17 Copyright © Houghton Mifflin Company. All rights reserved.Chapter 10 | Slide 17 Cultural Preferences Color –Red and white have happy associations in Japan; green associated with jungle and illness in Malaysia Scent –Strawberry shampoo failed in China where consumers shun non-edible items that smell like food Sounds –Forced to eliminate ping sound from word processing in Japan because workers were mortified when their mistakes were made public. Taste –What tastes good varies from country to country (saltiness, sourness, sweetness, etc.)

18 Copyright © Houghton Mifflin Company. All rights reserved.Chapter 10 | Slide 18 Food Culture Is About More Than Just Taste! Why did Frito Lay potato chips fail to sell in China in the summertime? –Chinese consumers associated fried foods with yang – which according to Chinese traditional medicine generates body heat and should be avoided in hot weather The solution? –Frito Lay introduced a cool lemon chip packaged in pastel shades – it became the companys best selling item in China!

19 Copyright © Houghton Mifflin Company. All rights reserved.Chapter 10 | Slide 19 Product Size and Dimensions Different physical surroundings and available space Different physical characteristics of consumers Consumer income levels – more affluent consumers can buy in bulk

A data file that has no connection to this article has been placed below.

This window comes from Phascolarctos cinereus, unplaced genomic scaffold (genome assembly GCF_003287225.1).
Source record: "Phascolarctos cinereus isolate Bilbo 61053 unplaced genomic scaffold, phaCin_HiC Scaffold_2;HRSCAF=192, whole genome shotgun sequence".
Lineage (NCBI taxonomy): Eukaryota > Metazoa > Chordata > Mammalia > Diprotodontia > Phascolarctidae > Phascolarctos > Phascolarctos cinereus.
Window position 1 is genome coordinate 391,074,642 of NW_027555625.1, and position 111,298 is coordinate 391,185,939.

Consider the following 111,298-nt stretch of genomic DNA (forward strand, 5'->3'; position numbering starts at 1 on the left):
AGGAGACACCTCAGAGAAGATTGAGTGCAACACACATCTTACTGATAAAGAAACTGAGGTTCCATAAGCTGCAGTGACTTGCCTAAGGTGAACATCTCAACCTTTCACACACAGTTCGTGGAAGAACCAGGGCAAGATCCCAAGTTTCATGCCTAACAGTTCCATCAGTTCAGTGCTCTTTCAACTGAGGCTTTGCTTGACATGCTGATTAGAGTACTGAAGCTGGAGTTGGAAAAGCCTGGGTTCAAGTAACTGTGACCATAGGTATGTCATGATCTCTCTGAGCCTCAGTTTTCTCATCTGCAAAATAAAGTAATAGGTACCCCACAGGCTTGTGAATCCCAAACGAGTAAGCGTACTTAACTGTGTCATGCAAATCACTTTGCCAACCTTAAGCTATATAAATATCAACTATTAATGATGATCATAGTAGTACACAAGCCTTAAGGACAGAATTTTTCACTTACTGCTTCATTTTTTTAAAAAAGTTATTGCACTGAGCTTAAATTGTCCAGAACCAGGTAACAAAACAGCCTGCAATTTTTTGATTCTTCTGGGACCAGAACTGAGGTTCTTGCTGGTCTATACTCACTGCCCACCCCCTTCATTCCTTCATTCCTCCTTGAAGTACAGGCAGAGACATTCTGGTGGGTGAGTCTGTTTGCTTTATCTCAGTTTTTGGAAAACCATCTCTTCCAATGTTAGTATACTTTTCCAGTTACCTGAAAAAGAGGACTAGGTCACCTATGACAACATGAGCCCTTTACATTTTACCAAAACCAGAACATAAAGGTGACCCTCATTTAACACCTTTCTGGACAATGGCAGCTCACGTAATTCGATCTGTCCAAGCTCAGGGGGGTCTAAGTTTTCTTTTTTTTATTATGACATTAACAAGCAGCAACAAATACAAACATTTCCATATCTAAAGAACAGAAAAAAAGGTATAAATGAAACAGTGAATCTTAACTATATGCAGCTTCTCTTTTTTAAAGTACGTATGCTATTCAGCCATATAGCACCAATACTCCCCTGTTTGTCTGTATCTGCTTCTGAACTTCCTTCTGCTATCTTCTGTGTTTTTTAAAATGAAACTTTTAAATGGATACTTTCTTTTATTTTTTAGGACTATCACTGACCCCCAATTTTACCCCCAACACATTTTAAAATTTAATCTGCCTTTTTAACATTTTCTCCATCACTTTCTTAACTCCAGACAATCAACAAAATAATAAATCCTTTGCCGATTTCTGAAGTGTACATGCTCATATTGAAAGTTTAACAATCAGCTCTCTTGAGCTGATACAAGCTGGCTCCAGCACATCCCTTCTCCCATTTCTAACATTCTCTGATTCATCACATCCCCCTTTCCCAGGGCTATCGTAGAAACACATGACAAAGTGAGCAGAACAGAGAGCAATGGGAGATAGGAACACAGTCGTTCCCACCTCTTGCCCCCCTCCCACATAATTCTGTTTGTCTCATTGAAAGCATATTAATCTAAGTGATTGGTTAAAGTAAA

20 Copyright © Houghton Mifflin Company. All rights reserved.Chapter 10 | Slide 20 Customers often want EXTRA assurance that the supplier will back the product or service Comprehensive warranty and service policies can be important marketing tools! Companies Interested in Doing Business Abroad Are Often at a Disadvantage…

21 Copyright © Houghton Mifflin Company. All rights reserved.Chapter 10 | Slide 21 Global Product Service (contd) Maintaining required service levels abroad –Selecting organization to provide service Company-owned or outsourced? –Adequate inventory of spare parts –Viewing investments in service costs as investments in future volume

22 Copyright © Houghton Mifflin Company. All rights reserved.Chapter 10 | Slide 22 Global Product Line Management Not all products are suitable for all markets! –Coca-Colas traditional brands = 90% global sales 33% Japan subsidiary sales 25 years of product innovation in Japanese subsidiary!

23 Copyright © Houghton Mifflin Company. All rights reserved.Chapter 10 | Slide 23 Lines in overseas markets typically are NARROWER than in home market –Lack of sufficient market size –Earlier life cycle stages –Niche target segments at home may be smaller or absent –Lack of market sophistication –New product introductions tend to begin at home and follow abroad Global Product Line Management (contd)

24 Copyright © Houghton Mifflin Company. All rights reserved.Chapter 10 | Slide 24 Foreign Subsidiary Input in R&D Foreign subsidiaries can play active R&D roles – especially in adaptive environments - but oftentimes do not Sales subsidiaries may provide ideas about product adaptation MNCs are increasing R&D investment abroad to obtain key market input –New ideas come from foreign cultures and marketers – but where can they be re-applied?